Women make up around a third of the UK’s entrepreneurs and still face additional barriers to success, finding it harder to attract funding despite the fact that, on average, female-led businesses generate higher yields in proportion to investment. Yet research tells us that one in ten women would like to start their own business. Many hesitate because they lack confidence and worry about the consequences of failure. However, if you know what you’re doing, then there are many ways that you can reduce that risk. With the right approach, you could get right to the top.
Follow your passion
Running a business takes a lot of effort, and not everybody can stand the strain. It’s much easier to do so if you’re doing something that really matters to you. Don’t settle for starting up a business that you think could make money but that doesn’t excite you. To be successful, you’re going to need to be able to inspire your team, potential funders and trading partners, so you need to believe in your business and what it stands for.
Although you can go a long way on talent and good ideas, it takes technical knowledge to get the edge in business. A good business-focused education will also sharpen up the skills that you need every day to stay on top of production, budget effectively, identify opportunities and secure good deals. LSBF in Manchester offers a range of courses that are flexible and easy to fit around existing work and domestic commitments.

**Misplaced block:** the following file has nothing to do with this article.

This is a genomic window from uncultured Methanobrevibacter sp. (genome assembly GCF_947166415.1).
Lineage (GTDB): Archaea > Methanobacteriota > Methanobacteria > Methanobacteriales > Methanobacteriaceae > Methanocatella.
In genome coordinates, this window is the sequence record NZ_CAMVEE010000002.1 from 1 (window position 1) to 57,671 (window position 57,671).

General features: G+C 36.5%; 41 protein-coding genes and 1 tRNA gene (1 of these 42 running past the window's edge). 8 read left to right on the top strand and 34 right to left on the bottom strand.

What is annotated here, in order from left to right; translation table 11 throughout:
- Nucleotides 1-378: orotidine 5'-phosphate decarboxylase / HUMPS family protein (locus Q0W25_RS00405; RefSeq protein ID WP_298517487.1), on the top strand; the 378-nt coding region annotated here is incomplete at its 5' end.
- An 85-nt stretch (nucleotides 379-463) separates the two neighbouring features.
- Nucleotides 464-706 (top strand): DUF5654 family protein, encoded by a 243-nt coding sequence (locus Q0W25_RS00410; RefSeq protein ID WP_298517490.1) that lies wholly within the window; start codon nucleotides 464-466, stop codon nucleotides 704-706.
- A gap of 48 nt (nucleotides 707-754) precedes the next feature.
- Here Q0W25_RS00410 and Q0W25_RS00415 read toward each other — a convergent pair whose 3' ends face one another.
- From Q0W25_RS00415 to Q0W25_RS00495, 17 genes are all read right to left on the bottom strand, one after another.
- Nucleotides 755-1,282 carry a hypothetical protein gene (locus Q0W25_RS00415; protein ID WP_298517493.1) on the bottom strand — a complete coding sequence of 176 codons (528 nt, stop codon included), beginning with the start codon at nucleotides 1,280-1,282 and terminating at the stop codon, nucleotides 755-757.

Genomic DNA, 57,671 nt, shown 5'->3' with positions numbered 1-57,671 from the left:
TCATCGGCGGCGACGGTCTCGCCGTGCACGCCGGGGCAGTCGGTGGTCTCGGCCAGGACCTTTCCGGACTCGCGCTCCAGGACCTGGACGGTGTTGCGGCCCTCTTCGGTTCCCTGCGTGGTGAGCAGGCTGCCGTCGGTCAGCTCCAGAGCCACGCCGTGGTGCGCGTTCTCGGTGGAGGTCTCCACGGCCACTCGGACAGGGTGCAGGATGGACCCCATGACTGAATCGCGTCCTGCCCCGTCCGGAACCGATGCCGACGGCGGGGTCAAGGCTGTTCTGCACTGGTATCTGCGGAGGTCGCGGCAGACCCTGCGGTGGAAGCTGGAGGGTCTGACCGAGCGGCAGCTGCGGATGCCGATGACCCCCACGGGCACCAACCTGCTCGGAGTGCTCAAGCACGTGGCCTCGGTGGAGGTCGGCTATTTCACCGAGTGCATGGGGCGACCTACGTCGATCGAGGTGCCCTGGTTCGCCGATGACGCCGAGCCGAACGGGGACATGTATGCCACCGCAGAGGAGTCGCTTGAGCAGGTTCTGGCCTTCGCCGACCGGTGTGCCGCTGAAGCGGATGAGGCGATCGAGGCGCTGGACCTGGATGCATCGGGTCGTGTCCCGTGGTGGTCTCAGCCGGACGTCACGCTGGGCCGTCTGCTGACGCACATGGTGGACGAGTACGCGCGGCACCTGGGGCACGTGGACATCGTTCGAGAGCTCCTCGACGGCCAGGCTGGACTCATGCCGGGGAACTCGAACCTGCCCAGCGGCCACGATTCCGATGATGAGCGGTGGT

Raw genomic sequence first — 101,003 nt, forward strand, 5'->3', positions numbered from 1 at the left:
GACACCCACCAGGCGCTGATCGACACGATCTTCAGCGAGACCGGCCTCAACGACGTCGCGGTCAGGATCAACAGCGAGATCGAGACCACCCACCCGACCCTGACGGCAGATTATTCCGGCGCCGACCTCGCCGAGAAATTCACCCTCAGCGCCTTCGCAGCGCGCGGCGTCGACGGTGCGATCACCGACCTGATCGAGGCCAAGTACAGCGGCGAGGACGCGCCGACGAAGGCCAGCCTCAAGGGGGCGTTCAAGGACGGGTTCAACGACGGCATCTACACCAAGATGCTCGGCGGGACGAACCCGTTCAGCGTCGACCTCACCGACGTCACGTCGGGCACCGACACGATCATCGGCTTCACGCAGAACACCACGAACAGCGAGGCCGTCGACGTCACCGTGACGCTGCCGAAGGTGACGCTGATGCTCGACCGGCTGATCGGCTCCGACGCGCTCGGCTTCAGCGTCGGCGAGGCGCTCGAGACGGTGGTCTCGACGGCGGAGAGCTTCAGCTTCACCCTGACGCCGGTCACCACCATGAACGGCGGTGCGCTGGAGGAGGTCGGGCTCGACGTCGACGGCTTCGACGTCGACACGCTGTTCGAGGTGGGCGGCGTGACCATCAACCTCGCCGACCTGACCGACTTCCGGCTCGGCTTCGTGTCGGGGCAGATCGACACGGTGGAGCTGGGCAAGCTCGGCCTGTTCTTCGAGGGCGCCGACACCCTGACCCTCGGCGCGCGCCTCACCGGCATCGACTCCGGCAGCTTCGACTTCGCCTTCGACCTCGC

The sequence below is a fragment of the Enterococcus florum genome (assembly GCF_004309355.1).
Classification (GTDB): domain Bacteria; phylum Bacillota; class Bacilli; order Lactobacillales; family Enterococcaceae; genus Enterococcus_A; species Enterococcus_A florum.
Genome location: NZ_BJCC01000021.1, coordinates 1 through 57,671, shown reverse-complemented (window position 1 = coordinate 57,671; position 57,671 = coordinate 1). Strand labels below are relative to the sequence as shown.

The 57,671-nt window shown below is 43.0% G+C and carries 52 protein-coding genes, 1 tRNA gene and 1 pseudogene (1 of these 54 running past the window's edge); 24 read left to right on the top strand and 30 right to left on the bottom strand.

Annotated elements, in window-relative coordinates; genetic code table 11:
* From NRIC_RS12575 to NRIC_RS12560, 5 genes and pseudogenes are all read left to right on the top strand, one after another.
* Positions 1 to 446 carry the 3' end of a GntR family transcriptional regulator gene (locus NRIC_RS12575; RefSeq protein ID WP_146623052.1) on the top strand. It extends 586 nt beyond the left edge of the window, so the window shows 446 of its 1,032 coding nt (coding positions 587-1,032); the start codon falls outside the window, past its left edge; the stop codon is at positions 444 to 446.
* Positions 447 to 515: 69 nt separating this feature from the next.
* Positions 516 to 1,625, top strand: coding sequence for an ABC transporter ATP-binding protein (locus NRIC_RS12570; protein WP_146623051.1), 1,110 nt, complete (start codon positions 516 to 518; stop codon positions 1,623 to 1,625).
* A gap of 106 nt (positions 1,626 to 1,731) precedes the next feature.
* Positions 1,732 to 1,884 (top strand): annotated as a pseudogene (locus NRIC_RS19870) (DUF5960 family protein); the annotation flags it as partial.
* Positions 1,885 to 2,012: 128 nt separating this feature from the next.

If there’s one area where women let themselves down in business, as opposed to being let down by others, it’s in failing to assert themselves enough. Women tend to have subtler negotiating styles than men, and these can be effective, but it’s important to be sure of yourself and ready to drive a hard bargain. Don’t let other people take advantage of the fact that you were raised to be nice – make sure that you get what you want.
Network, network, network
One of the reasons why the business world is tough for women is that there really is an old boys’ club out there. Long-established traditions help men to network and assist each other, maintaining their advantage. To compete, you need to be socially assertive, identify key players, and make a concerted effort to get to know them. Network at every opportunity, and be ready to give other women a hand up.
Focus on your strengths
Succeeding in business isn’t simply about aping those who have been successful in the past. You have your own individual strengths and you need to work out how to play to them. This should go to the heart of how you structure your business and manage interactions both internally and externally. Draw on your life experience to identify the things that you’re good at, and work out how to apply them in a business context.
In the US, the higher productivity and sustainability of women’s businesses form the backbone of the economy. There’s still a lot of progress needed to reach that point here, but you could be part of it.